Just as SARS-CoV-2 is evolving through genomic mutations, codes and coding instructions for COVID-19 are continually changing too. In another unprecedented mid-year ICD-10 classification update, new COVID-19-related codes became effective Jan. 1, 2021.
When COVID-19 meets the definition of principal diagnosis, code U07.1 is assigned first, followed by the appropriate codes for the associated manifestations, such as those in Table 1. The new codes related to COVID-19 for 2021 are listed in Table 2.
Only confirmed cases of COVID-19, defined as a positive test result or clinician documentation that the individual has COVID-19, are assigned code U07.1 and considered a confirmed case. A positive test result or documentation of the test result in the record is not required if a clinician has definitively documented a diagnosis of COVID-19. (Note that tests for SARS-CoV-2, both standard polymerase chain reaction and rapid antigen, are highly accurate when positive but are frequently falsely negative. In other words, a negative test does not rule out COVID-19.)
In patients with a respiratory manifestation of COVID-19, clinicians do not have to link the two in documentation, since the causal relationship is implied. Pulmonary embolism is not one of the COVID-19-related “pulmonary manifestations” but rather a vascular condition resulting from the virus's thromboembolic tendency.
When the reason for the admission is a nonrespiratory manifestation of COVID-19, COVID-19 is again the principal diagnosis and any manifestations are secondary. In applying this rule, the clinician must specifically link COVID-19 and the nonrespiratory manifestation (for example, “DVT due to or resulting from COVID-19”). Common nonrespiratory manifestations include thromboembolism resulting in stroke, myocardial infarction, or pulmonary embolism; multisystem inflammatory syndrome in children; cytokine release syndrome; Guillain-Barré syndrome; and COVID-related enteritis.
In cases where the patient has a condition with contrary sequencing instructions, such as sepsis, childbirth, or complications of transplant, follow that condition's sequencing instructions. For example:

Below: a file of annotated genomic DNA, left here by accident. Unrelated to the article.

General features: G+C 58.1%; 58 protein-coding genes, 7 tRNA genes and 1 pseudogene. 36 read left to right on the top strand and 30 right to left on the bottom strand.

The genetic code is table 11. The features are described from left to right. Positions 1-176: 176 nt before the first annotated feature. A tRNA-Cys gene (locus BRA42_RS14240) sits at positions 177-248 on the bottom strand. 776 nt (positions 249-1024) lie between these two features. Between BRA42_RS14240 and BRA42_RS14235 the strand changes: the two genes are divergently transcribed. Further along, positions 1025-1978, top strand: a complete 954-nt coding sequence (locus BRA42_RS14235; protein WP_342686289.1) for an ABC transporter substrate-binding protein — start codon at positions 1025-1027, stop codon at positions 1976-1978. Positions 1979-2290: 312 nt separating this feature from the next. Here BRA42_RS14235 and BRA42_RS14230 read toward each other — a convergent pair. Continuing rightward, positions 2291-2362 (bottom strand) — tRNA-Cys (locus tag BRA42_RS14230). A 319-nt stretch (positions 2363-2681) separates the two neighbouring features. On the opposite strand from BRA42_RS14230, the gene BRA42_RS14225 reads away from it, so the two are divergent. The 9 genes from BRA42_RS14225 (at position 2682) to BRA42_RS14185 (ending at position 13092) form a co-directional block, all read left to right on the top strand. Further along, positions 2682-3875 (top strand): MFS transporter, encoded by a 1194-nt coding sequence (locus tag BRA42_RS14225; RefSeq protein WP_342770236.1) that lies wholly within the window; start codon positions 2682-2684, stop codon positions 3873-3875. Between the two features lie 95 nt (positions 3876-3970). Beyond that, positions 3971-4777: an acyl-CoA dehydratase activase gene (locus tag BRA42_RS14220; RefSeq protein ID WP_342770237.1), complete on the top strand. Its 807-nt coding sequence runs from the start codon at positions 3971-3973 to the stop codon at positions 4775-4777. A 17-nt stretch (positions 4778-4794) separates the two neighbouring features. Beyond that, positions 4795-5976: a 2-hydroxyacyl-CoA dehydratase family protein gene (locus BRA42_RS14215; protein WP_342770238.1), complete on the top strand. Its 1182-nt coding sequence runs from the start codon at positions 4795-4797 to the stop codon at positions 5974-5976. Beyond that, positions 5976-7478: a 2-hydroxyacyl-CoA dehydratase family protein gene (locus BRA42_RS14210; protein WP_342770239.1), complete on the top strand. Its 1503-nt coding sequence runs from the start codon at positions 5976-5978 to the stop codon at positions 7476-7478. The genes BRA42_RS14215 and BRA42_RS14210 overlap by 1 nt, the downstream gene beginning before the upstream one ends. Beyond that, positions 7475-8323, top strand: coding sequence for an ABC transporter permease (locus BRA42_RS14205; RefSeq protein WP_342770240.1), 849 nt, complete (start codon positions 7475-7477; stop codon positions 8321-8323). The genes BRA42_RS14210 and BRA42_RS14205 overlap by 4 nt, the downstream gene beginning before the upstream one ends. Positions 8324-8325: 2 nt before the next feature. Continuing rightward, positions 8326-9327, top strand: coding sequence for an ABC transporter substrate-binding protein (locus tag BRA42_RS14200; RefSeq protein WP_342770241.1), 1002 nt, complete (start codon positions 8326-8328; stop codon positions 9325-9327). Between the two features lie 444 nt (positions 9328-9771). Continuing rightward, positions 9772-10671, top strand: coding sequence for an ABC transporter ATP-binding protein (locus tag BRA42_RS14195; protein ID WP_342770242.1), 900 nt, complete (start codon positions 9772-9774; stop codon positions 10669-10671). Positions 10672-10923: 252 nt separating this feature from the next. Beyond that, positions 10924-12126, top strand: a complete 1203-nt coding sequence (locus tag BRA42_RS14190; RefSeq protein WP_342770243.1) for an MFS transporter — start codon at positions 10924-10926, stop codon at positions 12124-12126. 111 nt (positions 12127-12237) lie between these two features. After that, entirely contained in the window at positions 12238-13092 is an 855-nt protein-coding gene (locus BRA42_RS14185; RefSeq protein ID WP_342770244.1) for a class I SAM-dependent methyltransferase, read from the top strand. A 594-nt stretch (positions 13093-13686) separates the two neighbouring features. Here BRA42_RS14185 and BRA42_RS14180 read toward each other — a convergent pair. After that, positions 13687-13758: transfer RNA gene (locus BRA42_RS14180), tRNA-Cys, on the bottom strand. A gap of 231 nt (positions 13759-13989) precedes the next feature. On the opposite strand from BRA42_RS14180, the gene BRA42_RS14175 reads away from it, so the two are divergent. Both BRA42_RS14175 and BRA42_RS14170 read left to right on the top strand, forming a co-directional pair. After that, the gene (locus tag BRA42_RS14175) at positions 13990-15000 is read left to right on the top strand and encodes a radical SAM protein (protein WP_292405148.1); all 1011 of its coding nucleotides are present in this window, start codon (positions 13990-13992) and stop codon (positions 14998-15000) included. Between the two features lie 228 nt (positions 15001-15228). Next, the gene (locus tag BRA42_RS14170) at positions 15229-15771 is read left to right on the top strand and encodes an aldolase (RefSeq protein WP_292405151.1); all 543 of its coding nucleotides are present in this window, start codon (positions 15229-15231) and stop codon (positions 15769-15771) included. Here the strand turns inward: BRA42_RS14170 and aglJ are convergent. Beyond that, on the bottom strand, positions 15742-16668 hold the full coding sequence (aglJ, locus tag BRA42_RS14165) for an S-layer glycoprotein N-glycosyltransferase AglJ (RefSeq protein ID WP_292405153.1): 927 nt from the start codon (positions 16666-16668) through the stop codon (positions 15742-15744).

- Admitted with COVID-19 pneumonia causing sepsis. Assign A41.89 (viral sepsis) as principal diagnosis with U07.1 (COVID-19) and J12.89 (pneumonia due to COVID-19) as secondary diagnoses.
- Status post-lung transplant admitted for management of respiratory manifestations of COVID-19. Assign transplant complication code (category T86) as principal diagnosis if the complication affects the function of the transplanted organ. Assign code T86.812 as principal diagnosis and U07.1 and the respiratory manifestation as secondary diagnoses.
- Admitted for COVID-19 during pregnancy or the peripartum period. Assign code O98.5 (other viral diseases complicating pregnancy, childbirth, and the puerperium) as principal diagnosis and code U07.1 with the associated manifestation(s) as secondary diagnoses.
When a patient is admitted for COVID-19 and an unrelated condition, sequencing depends on the OCG Section II.C instructions for principal diagnosis: “When two or more diagnoses equally meet the criteria for principal diagnosis as determined by the circumstances of admission, diagnostic workup, and/or therapy provided....any one of the diagnoses may be sequenced first.”
The assignment of correct codes for COVID-19 depends on the distinction between a current, active infection or one that has resolved. To help differentiate, the CDC says, “Available data indicate that persons with mild to moderate COVID-19 remain infectious no longer than 10 days after symptom onset. Persons with more severe to critical illness or severe immunocompromise likely remain infectious no longer than 20 days after symptom onset.” Clinicians should therefore consider these time frames for resolution of COVID-19. The CDC strongly advises not repeating testing following an initially positive test in asymptomatic individuals but notes that a repeat test may be useful in symptomatic persons.